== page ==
Unveiling the public version of the policy, which was separately endorsed by the National Security Committee and the Cabinet last month, prime minister Khan said that the previous governments had failed to strengthen Pakistan’s economy.
The national security has been clearly explained in the new original 100-page document, he said, adding that the policy articulates a citizen-centric framework, placing economic security at its core and seeking a secure and economically resilient Pakistan.
Khan said that Pakistan, since its evolution, has had a one-dimensional security policy where the focus was on the military. “For the first time, the National Security Division has developed a consensus document which defines national security in a proper way,” he added.
The powerful army, which has ruled Pakistan for more than half of its 70 plus years of existence, has hitherto wielded considerable power in the matters of security and foreign policy.
The five-year-policy document covering a period between 2022-26, is being propped up by the Khan government as the country’s first-ever strategy paper of its kind that spells out the national security vision and guidelines for the attainment of those goals.
“We need to realise that our biggest security is when the people become stakeholders and stand up for the country. And this can be achieved through inclusive growth. We need to develop as a nation, not in sections,” Khan said.
The original version of the policy will remain classified.
The main themes of the National Security Policy are national cohesion, securing an economic future, defence and territorial integrity, internal security, foreign policy in a changing world and human security.
Earlier, National Security Advisor Moeed Yusuf said that Pakistan, under the new policy, will be shifting to a Comprehensive National Security Framework with the aim of ensuring the safety, security, and dignity of the citizens of Pakistan.
“The policy puts economic security at the core. A stronger economy would create additional resources which would then be distributed to further bolster military and human security,” he said.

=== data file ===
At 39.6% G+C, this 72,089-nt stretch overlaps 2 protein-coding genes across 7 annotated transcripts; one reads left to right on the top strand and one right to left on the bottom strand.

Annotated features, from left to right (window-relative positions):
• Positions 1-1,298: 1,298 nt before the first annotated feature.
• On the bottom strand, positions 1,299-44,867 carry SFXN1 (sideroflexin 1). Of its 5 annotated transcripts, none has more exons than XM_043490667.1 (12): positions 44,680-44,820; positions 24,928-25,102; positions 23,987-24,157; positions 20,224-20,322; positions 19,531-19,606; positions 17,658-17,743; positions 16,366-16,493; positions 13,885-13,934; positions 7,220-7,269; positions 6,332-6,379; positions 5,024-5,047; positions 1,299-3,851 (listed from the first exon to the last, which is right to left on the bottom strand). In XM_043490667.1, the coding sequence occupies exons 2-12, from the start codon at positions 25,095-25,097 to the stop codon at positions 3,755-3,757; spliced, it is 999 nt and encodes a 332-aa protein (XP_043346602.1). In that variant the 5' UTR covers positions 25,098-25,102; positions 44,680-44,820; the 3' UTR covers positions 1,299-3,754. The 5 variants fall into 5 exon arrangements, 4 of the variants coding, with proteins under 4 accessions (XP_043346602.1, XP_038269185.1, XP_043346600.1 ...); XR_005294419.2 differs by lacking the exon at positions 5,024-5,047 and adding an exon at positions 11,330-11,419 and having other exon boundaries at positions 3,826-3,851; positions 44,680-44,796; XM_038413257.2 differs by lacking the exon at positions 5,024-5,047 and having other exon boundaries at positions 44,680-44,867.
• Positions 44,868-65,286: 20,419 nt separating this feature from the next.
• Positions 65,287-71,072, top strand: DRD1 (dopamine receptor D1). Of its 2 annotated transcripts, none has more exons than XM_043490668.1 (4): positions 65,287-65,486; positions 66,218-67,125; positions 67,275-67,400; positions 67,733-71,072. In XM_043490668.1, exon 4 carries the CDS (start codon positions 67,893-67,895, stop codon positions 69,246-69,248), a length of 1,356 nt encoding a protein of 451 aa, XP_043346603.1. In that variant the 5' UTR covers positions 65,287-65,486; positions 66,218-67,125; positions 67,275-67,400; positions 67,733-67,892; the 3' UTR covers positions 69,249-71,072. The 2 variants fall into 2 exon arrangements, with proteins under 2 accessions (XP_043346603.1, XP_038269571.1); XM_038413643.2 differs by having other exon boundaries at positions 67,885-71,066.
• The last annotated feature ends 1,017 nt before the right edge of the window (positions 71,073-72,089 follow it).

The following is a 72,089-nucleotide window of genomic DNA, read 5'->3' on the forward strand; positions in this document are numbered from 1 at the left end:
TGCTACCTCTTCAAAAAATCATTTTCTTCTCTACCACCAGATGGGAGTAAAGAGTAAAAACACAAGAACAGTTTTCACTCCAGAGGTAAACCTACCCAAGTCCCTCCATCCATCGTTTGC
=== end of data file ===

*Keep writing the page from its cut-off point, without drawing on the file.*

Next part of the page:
On the foreign front, the new policy highlights disinformation, Hindutva, and the use of aggression for domestic political gains as key threats from India, the Express Tribune newspaper reported.
The report, quoting Yusuf, said the policy places the Jammu and Kashmir issue as the core of the bilateral relationship.
When asked about the message it sends to India, Yusuf said: “it tells India to do the right thing and jump on the bandwagon to benefit from regional connectivity to uplift our peoples. It also tells India, if you don’t want to do the right thing, it will be a loss to the entire region, but most of all India.”
Earlier this week, an official said that Pakistan is willing to make peace with immediate neighbours, including India, under the new security policy which leaves doors open for trade with New Delhi even without the settlement of the Kashmir issue provided there is headway in bilateral talks.
Peace with immediate neighbours and economic diplomacy will be the central theme of Pakistan’s foreign policy in the new National Security Policy, the newspaper reported on Tuesday.
“We are not seeking hostility with India for the next 100 years. The new policy seeks peace with immediate neighbours,” the official said on condition of anonymity.
If there is a dialogue and progress, there would be a possibility of normalising trade and commercial ties with India as it had happened in the past, the official added.
India has told Pakistan that it desires normal neighbourly relations with Islamabad in an environment free of terror, hostility and violence.